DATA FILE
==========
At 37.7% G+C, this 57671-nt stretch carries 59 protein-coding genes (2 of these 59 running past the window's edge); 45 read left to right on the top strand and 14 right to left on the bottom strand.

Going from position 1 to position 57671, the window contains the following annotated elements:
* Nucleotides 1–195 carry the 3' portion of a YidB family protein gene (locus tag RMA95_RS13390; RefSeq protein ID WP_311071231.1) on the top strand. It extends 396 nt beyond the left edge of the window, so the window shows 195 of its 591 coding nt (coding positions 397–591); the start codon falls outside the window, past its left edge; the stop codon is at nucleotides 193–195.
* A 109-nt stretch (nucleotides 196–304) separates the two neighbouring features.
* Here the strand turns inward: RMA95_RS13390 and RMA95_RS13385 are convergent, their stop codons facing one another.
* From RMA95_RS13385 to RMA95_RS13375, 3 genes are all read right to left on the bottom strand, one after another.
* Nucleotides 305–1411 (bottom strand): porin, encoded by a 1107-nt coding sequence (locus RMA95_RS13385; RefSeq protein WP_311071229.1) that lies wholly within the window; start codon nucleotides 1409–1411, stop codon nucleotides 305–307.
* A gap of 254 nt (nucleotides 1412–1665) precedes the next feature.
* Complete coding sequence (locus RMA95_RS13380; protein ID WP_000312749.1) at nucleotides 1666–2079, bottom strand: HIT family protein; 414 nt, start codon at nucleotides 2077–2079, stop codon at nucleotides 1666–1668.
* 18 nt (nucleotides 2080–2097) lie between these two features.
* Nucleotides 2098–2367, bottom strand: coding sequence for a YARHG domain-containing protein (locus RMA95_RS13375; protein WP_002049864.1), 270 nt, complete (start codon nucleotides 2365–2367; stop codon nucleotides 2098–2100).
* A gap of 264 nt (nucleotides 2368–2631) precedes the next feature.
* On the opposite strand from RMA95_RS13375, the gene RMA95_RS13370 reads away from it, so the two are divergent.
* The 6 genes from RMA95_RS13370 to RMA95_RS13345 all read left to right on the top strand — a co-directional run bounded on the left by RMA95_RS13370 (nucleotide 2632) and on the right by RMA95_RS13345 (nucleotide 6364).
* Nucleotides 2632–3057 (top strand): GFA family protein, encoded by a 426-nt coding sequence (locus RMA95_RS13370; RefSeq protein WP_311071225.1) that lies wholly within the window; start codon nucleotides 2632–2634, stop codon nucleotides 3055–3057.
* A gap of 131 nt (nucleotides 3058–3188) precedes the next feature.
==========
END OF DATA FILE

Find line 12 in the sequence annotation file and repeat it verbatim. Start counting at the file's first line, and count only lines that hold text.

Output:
* A gap of 264 nt (nucleotides 2368–2631) precedes the next feature.